Wednesday, December 30, 2015

Year-End Programming, Part 3

I covered audio books on Sunday and nonfiction on Monday.  Now, I'm on to the best Children's and YA titles I read in 2015!  I read 25 titles in this category, up from 16 last year.

So, here we go!  They're in alphabetical order by author.

The Crossover by Kwame Alexander.  This is an electrifying, heart-wrenching novel in verse about twin basketball players and their dad, a former NBA pro.  It screams to be read in one sitting, it's uber-accessible, and it compels the reader to evaluate the universal themes of family, consequences, identity, and forgiveness. Five stars, for sure - maybe my favorite read of the whole year, and it could probably be devoured by readers 4th grade and up.  It is pretty sad in parts, though.

El Deafo by CeCe Bell.  I blurbed this in the nonfiction post.  I'll just add here that in addition to my endorsement, this memoir is a Newbery Honor Book for 2015.  Last year's fave, Brown Girl Dreaming, was an Honor Book, as well.  The Crossover (above) was, of course, the winner. These three books are all brilliant.  El Deafo could be enjoyed by kids in 3rd grade and up, I think.

Son by Lois Lowry.  This is the final book in the Giver quartet, which I greatly admire.  The main story is of Gabriel's birth mother, Claire.  We find out early on that Claire failed in her role of Birth Mother (Gabriel was delivered via caesarean section) and was reassigned to Fish Hatchery Attendant.  She's fascinated with Gabriel and takes risks to see him, even though it's strictly prohibited.  "She adored you," a character explains to Gabriel, "but love wasn't permitted."  So worth the read and good for kids who've already read The Giver.  Maybe ages 10 and up.

Smile by Raina Telgemeier has a lot in common with El Deafo, in that each are graphic memoirs that document the authors' struggles with looking and feeling different in middle school.  In Telgemeier's case, a fall causes a traumatic mouth injury and years of pain, dental surgery, and embarrassing orthodontia. Funny, relatable, and hugely popular with students in grades 2-8 - such wide appeal!

Everything, Everything by Nicola Yoon.  Okay, I'm crazy about this one.  Madeline is an eighteen year-old kid with Severe Combined Immunodeficiency, a rare disease that renders its sufferers allergic to the world. Her mom, a physician, keeps her enclosed and safe. Things are going reasonably well for Madeline until she watches Olly, a handsome guy with his own problems, move in next door.  Suddenly the world that was more or less enough, falls vastly short.  Love it!  It's probably for 7th grade and up.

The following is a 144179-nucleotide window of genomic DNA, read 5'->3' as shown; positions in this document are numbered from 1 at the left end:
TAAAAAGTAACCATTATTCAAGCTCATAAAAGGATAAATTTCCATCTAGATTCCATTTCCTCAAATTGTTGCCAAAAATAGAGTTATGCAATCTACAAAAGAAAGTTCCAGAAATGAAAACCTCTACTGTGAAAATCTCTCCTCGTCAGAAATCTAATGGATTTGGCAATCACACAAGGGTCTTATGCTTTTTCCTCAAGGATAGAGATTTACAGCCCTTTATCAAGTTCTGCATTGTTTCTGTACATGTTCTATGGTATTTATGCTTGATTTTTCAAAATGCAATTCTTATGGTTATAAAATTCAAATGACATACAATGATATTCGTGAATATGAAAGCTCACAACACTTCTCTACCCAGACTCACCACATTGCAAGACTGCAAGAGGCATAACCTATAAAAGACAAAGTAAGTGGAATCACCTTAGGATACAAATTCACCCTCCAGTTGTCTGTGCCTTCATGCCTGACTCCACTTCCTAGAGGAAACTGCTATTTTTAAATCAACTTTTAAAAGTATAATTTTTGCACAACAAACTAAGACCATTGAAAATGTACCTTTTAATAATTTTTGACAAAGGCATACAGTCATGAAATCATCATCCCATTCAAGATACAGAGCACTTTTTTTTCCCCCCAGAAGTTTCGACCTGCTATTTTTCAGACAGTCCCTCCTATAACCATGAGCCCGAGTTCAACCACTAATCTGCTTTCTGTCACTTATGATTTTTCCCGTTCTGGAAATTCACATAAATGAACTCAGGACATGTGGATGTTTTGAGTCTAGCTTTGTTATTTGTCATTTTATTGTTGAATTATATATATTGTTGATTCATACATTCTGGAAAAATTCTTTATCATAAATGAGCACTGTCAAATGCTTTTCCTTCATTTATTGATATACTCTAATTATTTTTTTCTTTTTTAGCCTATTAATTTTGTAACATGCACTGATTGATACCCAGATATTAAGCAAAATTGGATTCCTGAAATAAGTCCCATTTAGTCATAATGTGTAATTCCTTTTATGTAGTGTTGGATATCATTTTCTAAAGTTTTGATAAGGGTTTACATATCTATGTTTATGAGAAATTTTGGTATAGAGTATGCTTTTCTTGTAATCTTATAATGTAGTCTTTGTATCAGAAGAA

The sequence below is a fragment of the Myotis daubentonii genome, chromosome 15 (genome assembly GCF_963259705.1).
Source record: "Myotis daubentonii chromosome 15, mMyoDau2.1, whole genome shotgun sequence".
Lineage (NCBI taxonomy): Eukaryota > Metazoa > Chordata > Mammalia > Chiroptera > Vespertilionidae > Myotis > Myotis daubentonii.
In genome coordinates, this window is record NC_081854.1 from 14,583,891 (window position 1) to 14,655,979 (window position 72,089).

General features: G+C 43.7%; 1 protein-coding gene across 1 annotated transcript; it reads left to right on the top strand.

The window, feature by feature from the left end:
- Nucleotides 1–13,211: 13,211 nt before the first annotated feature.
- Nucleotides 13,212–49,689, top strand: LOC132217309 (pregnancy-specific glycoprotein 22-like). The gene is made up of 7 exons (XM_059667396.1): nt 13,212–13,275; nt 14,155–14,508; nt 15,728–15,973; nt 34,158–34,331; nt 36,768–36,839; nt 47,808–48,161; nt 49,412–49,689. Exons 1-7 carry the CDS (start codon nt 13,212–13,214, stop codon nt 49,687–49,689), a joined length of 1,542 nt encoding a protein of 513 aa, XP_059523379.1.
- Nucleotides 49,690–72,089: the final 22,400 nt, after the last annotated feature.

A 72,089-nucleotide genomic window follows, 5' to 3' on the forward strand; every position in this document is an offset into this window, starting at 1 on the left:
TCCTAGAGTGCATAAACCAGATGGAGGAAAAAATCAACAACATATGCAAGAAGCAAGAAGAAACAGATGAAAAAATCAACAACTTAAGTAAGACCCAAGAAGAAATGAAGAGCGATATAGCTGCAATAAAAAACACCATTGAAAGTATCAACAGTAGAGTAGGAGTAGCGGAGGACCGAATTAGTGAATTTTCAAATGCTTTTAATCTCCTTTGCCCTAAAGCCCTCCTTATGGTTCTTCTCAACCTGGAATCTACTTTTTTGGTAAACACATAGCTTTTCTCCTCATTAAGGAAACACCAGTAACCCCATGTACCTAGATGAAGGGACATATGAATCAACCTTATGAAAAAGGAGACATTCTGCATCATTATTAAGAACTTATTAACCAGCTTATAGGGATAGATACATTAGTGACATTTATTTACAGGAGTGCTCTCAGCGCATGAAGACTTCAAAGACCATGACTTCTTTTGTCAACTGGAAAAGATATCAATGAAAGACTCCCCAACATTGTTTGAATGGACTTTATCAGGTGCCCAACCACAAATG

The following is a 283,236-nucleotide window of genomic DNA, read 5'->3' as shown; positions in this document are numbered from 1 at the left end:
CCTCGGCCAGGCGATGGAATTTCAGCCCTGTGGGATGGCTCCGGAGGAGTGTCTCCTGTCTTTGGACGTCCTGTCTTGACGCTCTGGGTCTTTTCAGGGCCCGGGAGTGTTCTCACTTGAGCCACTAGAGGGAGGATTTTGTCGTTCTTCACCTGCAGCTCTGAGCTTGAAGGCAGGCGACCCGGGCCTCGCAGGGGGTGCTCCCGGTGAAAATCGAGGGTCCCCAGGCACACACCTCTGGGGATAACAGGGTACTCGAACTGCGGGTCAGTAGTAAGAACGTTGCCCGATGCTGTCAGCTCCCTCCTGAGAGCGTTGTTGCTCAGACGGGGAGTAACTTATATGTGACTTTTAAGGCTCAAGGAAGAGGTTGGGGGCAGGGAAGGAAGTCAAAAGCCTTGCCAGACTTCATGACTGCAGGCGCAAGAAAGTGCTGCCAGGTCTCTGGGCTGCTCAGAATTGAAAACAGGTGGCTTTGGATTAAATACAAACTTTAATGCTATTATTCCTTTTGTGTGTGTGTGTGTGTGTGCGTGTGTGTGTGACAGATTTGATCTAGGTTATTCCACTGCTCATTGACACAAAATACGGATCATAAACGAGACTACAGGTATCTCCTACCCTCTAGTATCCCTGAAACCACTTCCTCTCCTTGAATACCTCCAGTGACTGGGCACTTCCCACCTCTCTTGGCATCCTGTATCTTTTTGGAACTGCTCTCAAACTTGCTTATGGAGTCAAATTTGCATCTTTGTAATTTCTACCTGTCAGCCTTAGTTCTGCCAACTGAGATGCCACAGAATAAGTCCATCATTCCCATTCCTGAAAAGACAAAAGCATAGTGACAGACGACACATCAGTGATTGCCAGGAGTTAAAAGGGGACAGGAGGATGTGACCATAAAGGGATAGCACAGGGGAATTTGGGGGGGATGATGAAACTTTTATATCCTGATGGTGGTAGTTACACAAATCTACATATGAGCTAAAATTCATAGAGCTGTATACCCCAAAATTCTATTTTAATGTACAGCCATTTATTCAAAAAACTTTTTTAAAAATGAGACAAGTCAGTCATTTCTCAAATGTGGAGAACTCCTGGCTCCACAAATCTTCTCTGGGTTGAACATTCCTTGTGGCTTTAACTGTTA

Yay!  This set of books is probably the best of all four lists I'm compiling this December.  Here are my next favorites:
Poisoned Apples: Poems for You, My Pretty by Christine Heppermann
Stormbreaker by Anthony Horowitz
March: Book 2 by John Robert Lewis and Andrew Aydin
The Port Chicago 50: Disaster, Mutiny, and the Fight for Civil Rights by Steve Sheinkin
Sisters by Raina Telgemeier

Here are the others, all of which I liked. There was one I didn't like that I'm not listing:
The Night Gardener by Jonathan Auxier
The Scandalous Sisterhood of Prickwillow Place by Julie Berry
The Field Guide (Spiderwick Chronicles #1) by Holly Black
Vivian Apple at the End of the World by Katie Coyle
Love That Dog by Sharon Creech
Zebra Forest by Adina Rishe Gerwitz
Mr. Lemoncello's Library by Chris Grabenstein
Alex Rider: Point Blank by Anthony Horowitz
The Sixth Grade Nickname Game by Gordon Korman
Gathering Blue by Lois Lowry
The Willoughbys by Lois Lowry
Ms. Rapscott's Girls by Elise Primavera
Why Do We Fight? by Niki Walker

And that's it!  Yay!  Tomorrow, I'll do the last list of 2015, which will be my favorite adult fiction.


mm said...

What's the one you didn't like?

jdoc said...

Crossover was one of my favorite reads of the year. I was a sobbing mess at the end. I think I'll take Son of my shelf. I've been meaning to read that one. Good reminder. Thanks!

Unknown said...

As you know, I've copied your goals and read your recommendations and I'm a better reader, teacher, and mom for it. Thanks for being someone to emulate! Cheesy, but true.

KC said...

Okay, mm - it was Mosquitoland by David Arnold. A lot of people like it, but I don't. Jordan! Thanks for such a nice comment.

LH said...

This is great because I bought Crossover for a gift for someone and then I decided to keep it for myself.

Anonymous said...

Your writing about writing amazes and excites me to read your recommendations! Have copied and will do so. Love,mom